I have been doing the Writers of Kern Dan McGuire Blog Post Challenge of writing 26 posts in 13 weeks. I finished 19. Suddenly my pattern changed. Usually I am in the process of finishing one post and have another rolling around in my head, ready to be worked on. That process suddenly stopped. What happened? What should my next blog post be about?
I glanced up and saw the beautiful print of a painting done by Cathleen Abalos. Cathleen is the artist who illustrated our last book, It’s Sandcastle Building Day. As you can see from the picture above, it shows a beautiful young person, in a beautiful gown, with a rather dissatisfied look on her face. I looked at it and thought, “That girl’s look of dissatisfaction is just what I feel about not having the next idea ready to write.” (Without the beautiful gown and beautiful young look.)
It sounds like writing about not knowing what to write about is a good topic for a blog post. I’m sure it’s been done, many times. Here is my version.
What should my next blog post be about?
I want to write within the structure of my blog. This blog is mainly written for an audience of parents, grandparents, and teachers of young children.
— With teaching experience, and a Master’s degree in Early Childhood Education, I feel like that is the audience where I could be the most helpful with ideas and tips on child development in reading and literacy.
— I also want to encourage people to get outside and appreciate the beauty and wonder of nature.
— And, of course, I want to talk about our books and the experience of developing and writing them.
When I started this challenge, I already had 30 posts written. Because of this, I have to be careful I don’t repeat myself too much.
Sometimes repeating something is valuable.
I do, however, feel justified in repeating my mantra of “Read to your children regularly from birth.” because of its importance to children, and families, and society. Sometimes it takes hearing something a lot, and in a lot of different ways, in order for it to make an impression. In an article in a Financial Brand Newsletter of 2014, the author says that Thomas Smith wrote a book, Successful Advertising in 1885, that still has some relevance to people actually seeing an ad or message today. Here’s what Thomas Smith said:
“The 1st time people look at ad, they don’t see it.
The 2nd time, they don’t notice it.
The 3rd time, they are aware that it is there.
The 4th time, they have a fleeting sense that they’ve seen it before.
The 5th time, they actually read the ad.
The 6th time, they thumb their nose at it.
The 7th time, they get a little irritated with it.
The 8th time, they think, “Here’s that confounded ad again.”
The 9th time, they wonder if they’re missing out on something.
The 10th time, they ask their friends or neighbors if they’ve tried it.
The 11th time, they wonder how the company is paying for all these ads.
The 12th time, they start to think that it must be a good product.
The 13th time, they start to feel the product has value.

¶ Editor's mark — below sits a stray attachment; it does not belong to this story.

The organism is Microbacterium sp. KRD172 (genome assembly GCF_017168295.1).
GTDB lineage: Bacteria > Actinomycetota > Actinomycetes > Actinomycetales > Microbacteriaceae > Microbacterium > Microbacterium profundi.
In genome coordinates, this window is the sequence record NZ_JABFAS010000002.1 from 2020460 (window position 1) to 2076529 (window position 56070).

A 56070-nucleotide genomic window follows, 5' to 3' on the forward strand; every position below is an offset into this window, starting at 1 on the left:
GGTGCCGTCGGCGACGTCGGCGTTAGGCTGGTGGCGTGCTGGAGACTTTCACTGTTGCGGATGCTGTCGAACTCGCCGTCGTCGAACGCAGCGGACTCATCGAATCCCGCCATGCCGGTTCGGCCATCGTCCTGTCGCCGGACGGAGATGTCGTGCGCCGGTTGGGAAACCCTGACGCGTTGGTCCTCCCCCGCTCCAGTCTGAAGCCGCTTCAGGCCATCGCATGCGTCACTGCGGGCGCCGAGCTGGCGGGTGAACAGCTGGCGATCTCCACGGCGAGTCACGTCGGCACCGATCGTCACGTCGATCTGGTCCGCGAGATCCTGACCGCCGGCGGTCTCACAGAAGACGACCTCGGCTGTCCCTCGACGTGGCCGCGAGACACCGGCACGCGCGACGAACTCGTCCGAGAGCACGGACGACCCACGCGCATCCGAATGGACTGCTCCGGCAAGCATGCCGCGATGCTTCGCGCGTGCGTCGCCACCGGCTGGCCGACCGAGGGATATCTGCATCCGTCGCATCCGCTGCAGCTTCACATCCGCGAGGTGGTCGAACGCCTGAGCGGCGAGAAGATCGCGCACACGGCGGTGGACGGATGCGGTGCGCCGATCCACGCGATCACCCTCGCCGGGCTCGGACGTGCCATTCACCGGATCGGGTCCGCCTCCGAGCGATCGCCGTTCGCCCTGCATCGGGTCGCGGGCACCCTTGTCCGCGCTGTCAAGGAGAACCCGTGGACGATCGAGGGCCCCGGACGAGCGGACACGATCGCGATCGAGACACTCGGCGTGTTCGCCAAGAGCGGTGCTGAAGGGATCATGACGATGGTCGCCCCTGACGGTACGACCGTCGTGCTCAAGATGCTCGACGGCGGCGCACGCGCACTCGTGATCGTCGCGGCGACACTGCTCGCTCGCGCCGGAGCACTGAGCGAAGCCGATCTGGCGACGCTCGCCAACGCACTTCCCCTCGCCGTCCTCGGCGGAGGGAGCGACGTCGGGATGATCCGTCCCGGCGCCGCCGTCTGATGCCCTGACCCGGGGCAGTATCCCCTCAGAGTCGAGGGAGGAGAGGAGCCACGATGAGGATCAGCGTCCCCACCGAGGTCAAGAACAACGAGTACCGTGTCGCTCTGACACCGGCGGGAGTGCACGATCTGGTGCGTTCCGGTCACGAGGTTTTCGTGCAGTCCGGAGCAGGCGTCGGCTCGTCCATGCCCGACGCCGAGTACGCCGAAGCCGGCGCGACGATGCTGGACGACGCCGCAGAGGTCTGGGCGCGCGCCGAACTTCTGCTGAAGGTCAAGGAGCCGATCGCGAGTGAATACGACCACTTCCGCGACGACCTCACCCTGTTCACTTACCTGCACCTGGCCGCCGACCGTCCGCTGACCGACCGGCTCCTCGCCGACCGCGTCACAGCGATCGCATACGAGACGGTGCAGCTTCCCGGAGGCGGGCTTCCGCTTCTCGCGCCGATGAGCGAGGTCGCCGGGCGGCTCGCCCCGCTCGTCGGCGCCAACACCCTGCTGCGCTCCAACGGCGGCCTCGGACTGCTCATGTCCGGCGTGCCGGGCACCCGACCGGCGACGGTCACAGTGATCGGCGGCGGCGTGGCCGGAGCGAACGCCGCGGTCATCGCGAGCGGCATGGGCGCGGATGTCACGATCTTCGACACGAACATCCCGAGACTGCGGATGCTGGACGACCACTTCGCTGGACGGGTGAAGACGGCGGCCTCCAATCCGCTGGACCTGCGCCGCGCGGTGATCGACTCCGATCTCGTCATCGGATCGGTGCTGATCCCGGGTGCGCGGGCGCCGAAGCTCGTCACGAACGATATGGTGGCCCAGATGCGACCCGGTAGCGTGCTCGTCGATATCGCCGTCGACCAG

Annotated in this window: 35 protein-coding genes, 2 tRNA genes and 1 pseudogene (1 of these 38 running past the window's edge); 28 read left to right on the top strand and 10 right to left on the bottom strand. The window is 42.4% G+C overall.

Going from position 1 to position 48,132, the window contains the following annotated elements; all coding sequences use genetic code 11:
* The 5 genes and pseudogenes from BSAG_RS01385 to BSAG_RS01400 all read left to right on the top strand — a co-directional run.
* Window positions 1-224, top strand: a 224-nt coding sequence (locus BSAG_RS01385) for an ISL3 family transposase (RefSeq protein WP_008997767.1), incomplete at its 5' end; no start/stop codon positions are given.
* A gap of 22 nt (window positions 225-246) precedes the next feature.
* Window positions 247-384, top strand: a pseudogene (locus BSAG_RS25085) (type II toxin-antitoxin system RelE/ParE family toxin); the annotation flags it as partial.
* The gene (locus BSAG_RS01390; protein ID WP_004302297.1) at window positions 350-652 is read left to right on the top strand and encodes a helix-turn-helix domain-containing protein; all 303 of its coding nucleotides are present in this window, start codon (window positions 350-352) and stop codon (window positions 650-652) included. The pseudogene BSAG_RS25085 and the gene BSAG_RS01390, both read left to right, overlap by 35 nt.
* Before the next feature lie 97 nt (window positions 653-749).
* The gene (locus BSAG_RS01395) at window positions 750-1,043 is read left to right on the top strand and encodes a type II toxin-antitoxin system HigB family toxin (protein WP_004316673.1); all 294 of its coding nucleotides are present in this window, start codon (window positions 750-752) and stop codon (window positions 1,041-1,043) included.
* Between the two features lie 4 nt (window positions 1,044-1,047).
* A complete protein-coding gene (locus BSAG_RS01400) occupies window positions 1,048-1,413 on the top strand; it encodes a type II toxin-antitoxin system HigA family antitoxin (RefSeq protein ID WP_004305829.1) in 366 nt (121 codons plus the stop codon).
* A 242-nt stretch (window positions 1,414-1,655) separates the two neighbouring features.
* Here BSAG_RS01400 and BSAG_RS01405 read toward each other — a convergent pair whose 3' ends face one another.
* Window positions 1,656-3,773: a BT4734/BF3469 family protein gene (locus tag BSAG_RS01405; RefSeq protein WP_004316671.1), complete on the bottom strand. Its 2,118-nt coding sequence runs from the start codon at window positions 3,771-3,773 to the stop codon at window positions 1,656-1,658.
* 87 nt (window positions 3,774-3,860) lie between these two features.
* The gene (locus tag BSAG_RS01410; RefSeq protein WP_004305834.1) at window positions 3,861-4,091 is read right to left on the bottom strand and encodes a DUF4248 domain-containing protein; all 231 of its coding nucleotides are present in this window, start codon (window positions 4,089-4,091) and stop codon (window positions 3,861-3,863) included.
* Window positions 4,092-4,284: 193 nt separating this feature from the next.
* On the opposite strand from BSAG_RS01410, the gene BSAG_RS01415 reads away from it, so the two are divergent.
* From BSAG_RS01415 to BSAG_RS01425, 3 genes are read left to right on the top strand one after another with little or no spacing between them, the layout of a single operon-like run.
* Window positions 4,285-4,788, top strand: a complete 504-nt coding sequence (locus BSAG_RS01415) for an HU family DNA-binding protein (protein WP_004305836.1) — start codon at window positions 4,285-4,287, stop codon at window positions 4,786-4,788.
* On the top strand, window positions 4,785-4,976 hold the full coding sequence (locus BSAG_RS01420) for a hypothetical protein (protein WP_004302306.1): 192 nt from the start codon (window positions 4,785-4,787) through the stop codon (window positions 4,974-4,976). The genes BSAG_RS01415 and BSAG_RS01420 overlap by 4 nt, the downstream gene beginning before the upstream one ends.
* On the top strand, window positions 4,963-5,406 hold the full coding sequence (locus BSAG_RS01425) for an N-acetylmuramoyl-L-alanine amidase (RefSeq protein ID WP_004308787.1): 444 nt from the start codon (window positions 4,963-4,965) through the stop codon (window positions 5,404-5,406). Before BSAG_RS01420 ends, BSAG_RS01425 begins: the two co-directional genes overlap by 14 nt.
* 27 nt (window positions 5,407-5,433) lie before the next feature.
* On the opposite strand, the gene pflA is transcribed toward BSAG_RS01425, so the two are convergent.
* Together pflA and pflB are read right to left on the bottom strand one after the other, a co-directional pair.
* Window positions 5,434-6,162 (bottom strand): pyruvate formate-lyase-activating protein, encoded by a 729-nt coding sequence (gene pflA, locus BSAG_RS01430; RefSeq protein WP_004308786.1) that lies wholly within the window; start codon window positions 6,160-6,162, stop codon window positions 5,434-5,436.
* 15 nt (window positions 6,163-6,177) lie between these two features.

The 14th time, they start to feel like they’ve wanted a product like this for a long time.
The 15th time, they start to yearn for it because they can’t afford to buy it.
The 16th time, they accept the fact that they will buy it sometime in the future.
The 17th time, they make a commitment to buy the product.
The 18th time, they curse their poverty because they can’t buy this terrific product.
The 19th time, they count their money very carefully.
The 20th time prospects see the ad, they buy what it is offering.”
My favorites, as they relate to people actually reading to their children, were the 9th, 10th, 12th, 13th, 17th, and 20th. I plan to keep repeating that message.
So, given what I’m trying to do, and what I’ve already done, what should be my solution to not knowing what to write? I’ll go through my posts, note the topics, talk to some people about it, and then start writing about that new idea that is now in my head.
Thanks to Cathleen for her beautiful picture and encouragement And thanks to my sister and sons and friends for talking with me about my dilemma.
By the way, Cathleen tells me that prints of the picture above will be available for sale on her website at the end of May. You might want to purchase one. As for my sister and sons and friends, I’m keeping them for me.
6 thoughts on “#50 — What should my next blog post be about?”
Love the painting, Shirley. And, yes, it helps to review the purpose of one’s blog — a good reminder and an opportunity to see which area may need additional posts. Thanks! xoA
Thank you, Annis. I hope I can keep up the momentum from doing this challenge to spend May reorganizing my website for easier access to blog posts, and, of course, working on marketing. With summer coming, I intend to push for the Sandcastle book.
Pretty picture, Shirley. Yes, I feel you creative process in full force. <3
Thanks, Lily! It started out somewhat just in fun, then it led me to delineating the purposes of my blog, which was useful to me to restate. It has made me think of working to reorganize my website to show those three main areas, with the appropriate posts under each category.
Thank you for your comment!
Creative to the core ??sr
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